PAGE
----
The Interprofessional Committee of Champagne Wine argues that the French region which gives its name to the bubbly was the first to produce it ‘on a regular basis’.
Mr Taittinger said in an interview with Le Figaro: ‘They created Champagne because of a mistake. Benedictine monks were supplying them with still wines from Champagne, red and white wine.
‘The English left these cheap, still white wines on the docks in London and the wines got cold so they started undergoing a second fermentation.
‘Like all great mistakes, it led to a great invention.’
However the official champagne committee says on its website: ‘The fact that the French terms ‘champagnisation’ and ‘méthode champenoise’ were appropriated by other vineyards from the 1830s onwards serves to remind us of where the wine and its techniques did actually originate.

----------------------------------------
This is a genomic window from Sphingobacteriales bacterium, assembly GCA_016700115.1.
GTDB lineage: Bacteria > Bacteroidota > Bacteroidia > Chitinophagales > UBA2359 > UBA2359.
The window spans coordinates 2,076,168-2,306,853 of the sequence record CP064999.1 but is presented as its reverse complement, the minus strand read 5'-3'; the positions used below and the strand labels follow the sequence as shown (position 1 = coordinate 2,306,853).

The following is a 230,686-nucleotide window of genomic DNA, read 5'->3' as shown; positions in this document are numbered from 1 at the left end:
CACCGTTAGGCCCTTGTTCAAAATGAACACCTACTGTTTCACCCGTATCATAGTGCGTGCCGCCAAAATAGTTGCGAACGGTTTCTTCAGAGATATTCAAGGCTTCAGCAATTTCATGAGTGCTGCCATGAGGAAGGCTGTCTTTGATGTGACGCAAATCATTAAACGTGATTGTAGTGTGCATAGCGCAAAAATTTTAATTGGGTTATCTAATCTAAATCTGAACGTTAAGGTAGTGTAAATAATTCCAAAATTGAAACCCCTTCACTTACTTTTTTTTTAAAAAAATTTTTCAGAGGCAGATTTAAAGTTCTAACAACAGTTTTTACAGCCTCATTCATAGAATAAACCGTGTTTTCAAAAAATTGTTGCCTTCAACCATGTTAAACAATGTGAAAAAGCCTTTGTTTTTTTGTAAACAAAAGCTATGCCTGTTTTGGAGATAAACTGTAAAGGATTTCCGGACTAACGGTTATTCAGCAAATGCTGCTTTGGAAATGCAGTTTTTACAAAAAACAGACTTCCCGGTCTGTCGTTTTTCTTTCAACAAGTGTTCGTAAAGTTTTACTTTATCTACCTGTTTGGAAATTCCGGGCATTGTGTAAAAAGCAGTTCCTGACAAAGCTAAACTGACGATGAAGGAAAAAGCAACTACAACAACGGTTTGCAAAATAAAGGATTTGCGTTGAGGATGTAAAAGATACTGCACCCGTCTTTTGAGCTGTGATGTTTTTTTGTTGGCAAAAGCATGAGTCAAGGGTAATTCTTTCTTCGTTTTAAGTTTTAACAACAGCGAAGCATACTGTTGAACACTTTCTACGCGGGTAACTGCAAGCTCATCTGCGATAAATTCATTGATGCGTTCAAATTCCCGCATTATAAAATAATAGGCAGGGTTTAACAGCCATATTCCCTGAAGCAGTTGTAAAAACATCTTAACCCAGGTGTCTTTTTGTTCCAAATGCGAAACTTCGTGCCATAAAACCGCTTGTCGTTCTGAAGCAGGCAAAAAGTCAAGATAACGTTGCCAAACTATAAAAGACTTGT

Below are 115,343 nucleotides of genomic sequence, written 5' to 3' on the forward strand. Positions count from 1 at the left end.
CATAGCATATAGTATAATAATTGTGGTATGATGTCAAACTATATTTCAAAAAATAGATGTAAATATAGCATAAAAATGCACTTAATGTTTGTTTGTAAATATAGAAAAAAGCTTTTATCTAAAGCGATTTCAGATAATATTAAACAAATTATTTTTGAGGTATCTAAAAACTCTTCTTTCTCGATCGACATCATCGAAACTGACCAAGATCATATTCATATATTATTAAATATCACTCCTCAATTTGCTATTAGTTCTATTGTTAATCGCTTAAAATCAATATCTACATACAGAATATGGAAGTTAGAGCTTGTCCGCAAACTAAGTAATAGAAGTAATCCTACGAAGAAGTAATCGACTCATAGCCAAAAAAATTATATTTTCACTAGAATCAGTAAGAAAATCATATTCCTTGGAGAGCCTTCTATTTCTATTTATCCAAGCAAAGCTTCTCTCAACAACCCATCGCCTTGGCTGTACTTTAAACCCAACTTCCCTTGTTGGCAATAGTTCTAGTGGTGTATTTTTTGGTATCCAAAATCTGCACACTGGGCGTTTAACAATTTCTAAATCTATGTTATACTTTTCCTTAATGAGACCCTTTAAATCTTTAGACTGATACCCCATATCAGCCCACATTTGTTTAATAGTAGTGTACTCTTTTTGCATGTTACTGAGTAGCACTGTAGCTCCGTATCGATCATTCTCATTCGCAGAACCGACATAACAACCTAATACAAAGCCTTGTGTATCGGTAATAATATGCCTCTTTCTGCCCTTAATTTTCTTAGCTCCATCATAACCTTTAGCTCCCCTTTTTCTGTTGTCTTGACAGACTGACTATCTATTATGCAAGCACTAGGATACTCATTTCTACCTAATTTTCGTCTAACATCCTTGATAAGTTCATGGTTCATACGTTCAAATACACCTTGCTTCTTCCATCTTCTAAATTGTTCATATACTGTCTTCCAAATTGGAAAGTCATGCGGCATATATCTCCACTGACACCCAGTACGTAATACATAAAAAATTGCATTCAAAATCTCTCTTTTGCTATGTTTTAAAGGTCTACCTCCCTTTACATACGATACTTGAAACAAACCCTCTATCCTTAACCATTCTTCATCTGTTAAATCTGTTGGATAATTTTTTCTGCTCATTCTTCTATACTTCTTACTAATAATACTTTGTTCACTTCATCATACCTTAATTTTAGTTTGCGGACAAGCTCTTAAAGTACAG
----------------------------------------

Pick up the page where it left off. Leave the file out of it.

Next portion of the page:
‘Quality considerations aside, a timeline based on documentary evidence clearly shows that Champagne is the first ever sparkling wine to have been made on a regular basis by producers in a specific region. And that region is Champagne.’
Champagne is exported to 190 countries and represents 13 per cent of global sparkling wine production, the committee says.
However English sparkling wine has enjoyed a rise in recent years, rising more than 200 per cent in value in five years, according to the Wine and Spirit Trade Association.
In 2016 it became the fourth-most popular fizz in Britain behind Prosecco, Champagne and Cava.
The wine boss said he ‘loved England’ and called it a ‘big market’ for the luxury product.
The English claim is also backed up by a paper submitted to the Royal Society in 1662 which described how to make sparkling wine.
Taittinger launched its own English vineyard in 2015, planting 30 hectares of Chardonnay, Pinot Noir and Pinot Meunier in Kent.
The firm’s first bottles of English sparkling wine are expected to be ready in 2024, according to its website.